“People Thought The Channel Tunnel Was A Mad Idea At The Time”

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At top: The Øresund – that connects the Danish capital of Copenhagen to the Swedish city of Malmö – transitions from a bridge into a tunnel 

Yesterday.

Boris Johnson is completely serious about building a bridge from Scotland to Northern Ireland to boost the union.

The PM has ordered officials in Whitehall to look at the project and whether it’s possible.

An artificial island around 2.5 miles long and 500 yards wide is likely to link the bridge to the tunnel.

Under one version of Boris’ plan, the bridge would run from the Scottish coast over the trench, before becoming a tunnel for the final stretch to Northern Ireland.

Local geography might even dictate the need for two artificial islands to span the North Channel.

A Whitehall source told The Sun:

“There were some people who thought the Channel Tunnel was a mad idea at the time. “We are looking at the feasibility of a bridge and if it could be made to work.”

Boris Johnson ramps up plans for £20bn bridge between Scotland and Northern Ireland to boost union (The Irish Sun)

Government officials working on plans for bridge linking Scotland to Northern Ireland, No 10 confirms – live news (The Guardian)

Graphic; The Sun

18 thoughts on ““People Thought The Channel Tunnel Was A Mad Idea At The Time”

    1. Charger Salmons

      Like a straddling Leviathan.
      Although these days I’m more of a roll-on,roll-off ferry sort …

    1. paul

      I went on one of the Game of Thrones tours a while back, very interesting and pre season 8 so we were all bright-eyed and bushy tailed, and one of the stops was Larne or, as the tour guide called it, ‘f*cking Larne’. Not a popular spot I take it.

  1. dav

    it will be interesting once the hit the munitions and nuclear waste that they’ve dumped there
    https://en.wikipedia.org/wiki/Beaufort%27s_Dyke
    Because of its depth and its proximity to the Cairnryan military port, it became the United Kingdom’s largest offshore dump site for conventional and chemical munitions after the Second World War; in July 1945, 14,500 tons of 5-inch (130-millimetre) artillery rockets filled with phosgene were dumped in Beaufort’s Dyke.[1] The Ministry of Defence estimates that there are well over a million tons of munitions at the bottom of Beaufort’s Dyke.[2]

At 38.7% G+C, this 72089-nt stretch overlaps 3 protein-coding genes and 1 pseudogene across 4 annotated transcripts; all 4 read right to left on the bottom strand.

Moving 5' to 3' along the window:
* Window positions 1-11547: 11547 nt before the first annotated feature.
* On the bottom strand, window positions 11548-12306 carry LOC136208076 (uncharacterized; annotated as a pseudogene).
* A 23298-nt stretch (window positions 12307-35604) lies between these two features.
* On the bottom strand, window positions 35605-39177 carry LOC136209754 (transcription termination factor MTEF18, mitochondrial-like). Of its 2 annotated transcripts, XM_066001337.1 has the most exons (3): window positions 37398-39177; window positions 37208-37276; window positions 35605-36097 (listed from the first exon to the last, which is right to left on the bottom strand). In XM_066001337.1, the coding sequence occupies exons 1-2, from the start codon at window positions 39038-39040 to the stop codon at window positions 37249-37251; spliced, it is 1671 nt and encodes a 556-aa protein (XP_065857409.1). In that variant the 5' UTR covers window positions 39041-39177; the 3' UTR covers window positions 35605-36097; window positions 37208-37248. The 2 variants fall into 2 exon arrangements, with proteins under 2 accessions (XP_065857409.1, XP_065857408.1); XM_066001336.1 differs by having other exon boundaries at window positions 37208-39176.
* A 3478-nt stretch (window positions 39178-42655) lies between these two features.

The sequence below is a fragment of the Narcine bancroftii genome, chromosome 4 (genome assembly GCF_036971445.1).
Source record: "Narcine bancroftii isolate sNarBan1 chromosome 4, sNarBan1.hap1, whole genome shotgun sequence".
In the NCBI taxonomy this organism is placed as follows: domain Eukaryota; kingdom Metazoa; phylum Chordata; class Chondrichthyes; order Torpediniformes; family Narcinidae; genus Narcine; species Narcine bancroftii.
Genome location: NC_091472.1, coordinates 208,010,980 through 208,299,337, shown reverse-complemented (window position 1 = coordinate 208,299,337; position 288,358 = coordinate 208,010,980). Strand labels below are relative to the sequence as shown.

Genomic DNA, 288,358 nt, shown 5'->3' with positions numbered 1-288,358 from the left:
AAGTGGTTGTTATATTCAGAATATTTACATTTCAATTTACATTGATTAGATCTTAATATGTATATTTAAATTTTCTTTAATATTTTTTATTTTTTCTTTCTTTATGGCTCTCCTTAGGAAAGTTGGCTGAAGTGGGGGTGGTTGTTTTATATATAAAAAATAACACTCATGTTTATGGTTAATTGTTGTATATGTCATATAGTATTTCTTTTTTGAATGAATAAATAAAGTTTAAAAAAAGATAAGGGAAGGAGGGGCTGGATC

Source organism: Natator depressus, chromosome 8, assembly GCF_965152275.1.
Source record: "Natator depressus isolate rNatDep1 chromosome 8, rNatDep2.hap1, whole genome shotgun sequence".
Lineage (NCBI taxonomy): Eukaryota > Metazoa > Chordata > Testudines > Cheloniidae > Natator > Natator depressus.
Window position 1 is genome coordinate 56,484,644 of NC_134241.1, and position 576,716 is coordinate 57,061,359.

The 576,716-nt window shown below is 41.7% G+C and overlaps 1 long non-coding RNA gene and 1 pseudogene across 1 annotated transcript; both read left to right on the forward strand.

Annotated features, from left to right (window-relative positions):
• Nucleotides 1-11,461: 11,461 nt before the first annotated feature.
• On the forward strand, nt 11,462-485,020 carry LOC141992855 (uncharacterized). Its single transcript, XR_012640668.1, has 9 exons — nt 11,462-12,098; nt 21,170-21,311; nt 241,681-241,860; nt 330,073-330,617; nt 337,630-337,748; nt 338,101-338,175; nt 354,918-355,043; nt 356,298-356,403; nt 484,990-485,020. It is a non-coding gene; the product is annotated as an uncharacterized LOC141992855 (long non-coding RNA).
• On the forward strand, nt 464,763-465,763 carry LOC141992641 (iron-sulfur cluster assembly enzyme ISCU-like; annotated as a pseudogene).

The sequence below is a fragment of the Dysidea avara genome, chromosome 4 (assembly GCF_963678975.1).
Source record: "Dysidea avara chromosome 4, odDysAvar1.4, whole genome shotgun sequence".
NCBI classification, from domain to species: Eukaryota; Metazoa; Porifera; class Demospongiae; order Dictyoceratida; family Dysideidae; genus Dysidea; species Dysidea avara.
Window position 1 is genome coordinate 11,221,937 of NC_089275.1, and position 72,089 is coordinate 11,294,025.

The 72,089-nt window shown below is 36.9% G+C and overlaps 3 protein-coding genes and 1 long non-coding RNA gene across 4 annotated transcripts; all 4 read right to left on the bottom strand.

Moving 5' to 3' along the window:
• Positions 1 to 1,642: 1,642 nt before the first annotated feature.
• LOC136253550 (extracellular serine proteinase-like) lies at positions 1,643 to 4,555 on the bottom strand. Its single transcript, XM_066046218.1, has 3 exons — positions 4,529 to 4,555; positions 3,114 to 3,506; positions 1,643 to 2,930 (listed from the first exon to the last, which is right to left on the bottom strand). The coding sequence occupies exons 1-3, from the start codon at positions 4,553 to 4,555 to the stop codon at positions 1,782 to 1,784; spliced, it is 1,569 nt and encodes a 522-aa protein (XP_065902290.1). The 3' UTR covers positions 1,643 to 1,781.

According to documents discovered at the Public Record Office approximately two tonnes of concrete-encased metal drums, filled with radioactive laboratory rubbish and luminous paint, were dumped during the 1950s into Beaufort Dyke, 300 metres deep and 10 kilometres off the Scottish coast.[3] “

    1. Rob_G

      I always have you marked down as a one-note broken record, and then any time there is an article that touches on matters maritime, you go and surprise me with your insight.

  2. :-Joe

    Great idea.

    After it’s built, Northern Ireland, Scotland and most likely Wales will leave britain and the bridge will help to strengthen the European union.

    It’ll be a welcome parting gift to make up for decades or even centuries of wilfull neglect by the tory policy of westminister london england first and only.

    :-J

  3. Nigel

    It’s a feckin radioactive munitions dump. If it’s a version of Garden Bridge AND actually gets built we’ll end up getting invaded by heavily-armed radioactive water-triffids.

  4. Spaghetti Hoop

    This is actually an excellent idea; feasible, affordable and with lucrative benefits for both Ireland and Scotland in terms of trade and tourism.
    They have to call it the Finn Mac Cool Bridge though.

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